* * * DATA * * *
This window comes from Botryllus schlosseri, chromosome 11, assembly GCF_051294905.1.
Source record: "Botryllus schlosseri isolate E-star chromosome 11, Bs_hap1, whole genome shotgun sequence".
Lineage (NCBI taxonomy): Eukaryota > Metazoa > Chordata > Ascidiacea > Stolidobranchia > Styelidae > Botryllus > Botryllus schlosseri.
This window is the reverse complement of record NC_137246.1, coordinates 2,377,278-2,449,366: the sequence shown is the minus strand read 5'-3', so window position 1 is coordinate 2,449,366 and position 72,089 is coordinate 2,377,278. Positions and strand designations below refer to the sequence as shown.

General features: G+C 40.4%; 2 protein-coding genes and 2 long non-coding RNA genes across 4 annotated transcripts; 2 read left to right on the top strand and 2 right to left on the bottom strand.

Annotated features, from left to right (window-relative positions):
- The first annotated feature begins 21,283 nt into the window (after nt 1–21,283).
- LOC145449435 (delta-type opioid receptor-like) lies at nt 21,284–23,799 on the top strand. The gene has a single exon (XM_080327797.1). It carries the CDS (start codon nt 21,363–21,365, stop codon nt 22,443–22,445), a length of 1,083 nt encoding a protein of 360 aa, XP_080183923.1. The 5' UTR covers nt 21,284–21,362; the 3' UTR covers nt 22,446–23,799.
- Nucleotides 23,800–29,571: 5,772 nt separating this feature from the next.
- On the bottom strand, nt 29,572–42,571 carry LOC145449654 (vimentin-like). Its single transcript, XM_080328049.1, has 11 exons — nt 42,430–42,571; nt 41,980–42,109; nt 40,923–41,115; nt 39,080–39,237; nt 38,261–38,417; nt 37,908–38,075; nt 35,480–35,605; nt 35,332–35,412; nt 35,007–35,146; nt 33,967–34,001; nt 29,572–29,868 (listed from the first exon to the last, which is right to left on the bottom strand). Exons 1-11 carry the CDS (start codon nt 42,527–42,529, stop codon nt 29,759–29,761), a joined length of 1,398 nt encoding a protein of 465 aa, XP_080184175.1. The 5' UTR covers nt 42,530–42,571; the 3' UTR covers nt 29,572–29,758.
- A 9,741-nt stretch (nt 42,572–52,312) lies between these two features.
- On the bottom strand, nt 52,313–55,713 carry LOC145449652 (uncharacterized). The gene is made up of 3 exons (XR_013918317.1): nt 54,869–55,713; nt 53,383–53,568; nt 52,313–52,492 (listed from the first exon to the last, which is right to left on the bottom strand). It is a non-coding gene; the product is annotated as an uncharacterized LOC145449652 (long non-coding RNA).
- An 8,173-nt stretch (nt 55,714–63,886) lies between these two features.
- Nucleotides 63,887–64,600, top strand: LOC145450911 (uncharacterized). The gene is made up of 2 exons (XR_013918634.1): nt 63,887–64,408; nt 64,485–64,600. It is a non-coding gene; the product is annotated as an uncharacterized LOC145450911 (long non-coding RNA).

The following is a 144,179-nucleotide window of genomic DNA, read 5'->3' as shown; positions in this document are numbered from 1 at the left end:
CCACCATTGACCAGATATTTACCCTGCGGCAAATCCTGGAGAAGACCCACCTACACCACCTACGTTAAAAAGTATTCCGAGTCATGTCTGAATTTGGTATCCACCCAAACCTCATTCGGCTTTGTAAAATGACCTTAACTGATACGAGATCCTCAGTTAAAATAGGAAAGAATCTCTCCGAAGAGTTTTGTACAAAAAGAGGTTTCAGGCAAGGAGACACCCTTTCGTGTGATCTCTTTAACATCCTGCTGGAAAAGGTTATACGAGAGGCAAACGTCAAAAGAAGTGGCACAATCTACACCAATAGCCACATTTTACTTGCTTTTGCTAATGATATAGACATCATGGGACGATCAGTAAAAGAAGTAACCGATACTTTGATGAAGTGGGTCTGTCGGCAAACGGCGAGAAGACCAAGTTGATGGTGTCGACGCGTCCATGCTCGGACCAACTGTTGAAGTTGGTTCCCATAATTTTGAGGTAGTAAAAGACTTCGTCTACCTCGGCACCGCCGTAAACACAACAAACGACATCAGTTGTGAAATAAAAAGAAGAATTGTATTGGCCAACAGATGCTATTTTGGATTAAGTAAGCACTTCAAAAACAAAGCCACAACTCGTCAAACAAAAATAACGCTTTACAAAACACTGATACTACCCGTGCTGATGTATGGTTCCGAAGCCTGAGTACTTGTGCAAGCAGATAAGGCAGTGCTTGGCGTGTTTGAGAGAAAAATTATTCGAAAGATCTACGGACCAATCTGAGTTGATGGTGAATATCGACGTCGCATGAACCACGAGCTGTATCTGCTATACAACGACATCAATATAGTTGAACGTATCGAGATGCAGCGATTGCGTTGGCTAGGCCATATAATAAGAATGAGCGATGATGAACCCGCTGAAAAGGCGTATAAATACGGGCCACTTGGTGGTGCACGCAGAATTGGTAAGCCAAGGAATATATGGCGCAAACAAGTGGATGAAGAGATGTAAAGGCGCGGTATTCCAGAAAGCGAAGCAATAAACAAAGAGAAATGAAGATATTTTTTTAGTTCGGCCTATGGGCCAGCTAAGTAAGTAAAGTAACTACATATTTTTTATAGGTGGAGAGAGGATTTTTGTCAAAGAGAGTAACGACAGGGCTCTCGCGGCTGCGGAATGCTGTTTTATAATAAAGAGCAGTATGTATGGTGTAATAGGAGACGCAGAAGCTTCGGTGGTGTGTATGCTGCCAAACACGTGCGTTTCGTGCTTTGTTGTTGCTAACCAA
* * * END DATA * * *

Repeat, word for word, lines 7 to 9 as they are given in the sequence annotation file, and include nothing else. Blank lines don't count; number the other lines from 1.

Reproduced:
- The first annotated feature begins 21,283 nt into the window (after nt 1–21,283).
- LOC145449435 (delta-type opioid receptor-like) lies at nt 21,284–23,799 on the top strand. The gene has a single exon (XM_080327797.1). It carries the CDS (start codon nt 21,363–21,365, stop codon nt 22,443–22,445), a length of 1,083 nt encoding a protein of 360 aa, XP_080183923.1. The 5' UTR covers nt 21,284–21,362; the 3' UTR covers nt 22,446–23,799.
- Nucleotides 23,800–29,571: 5,772 nt separating this feature from the next.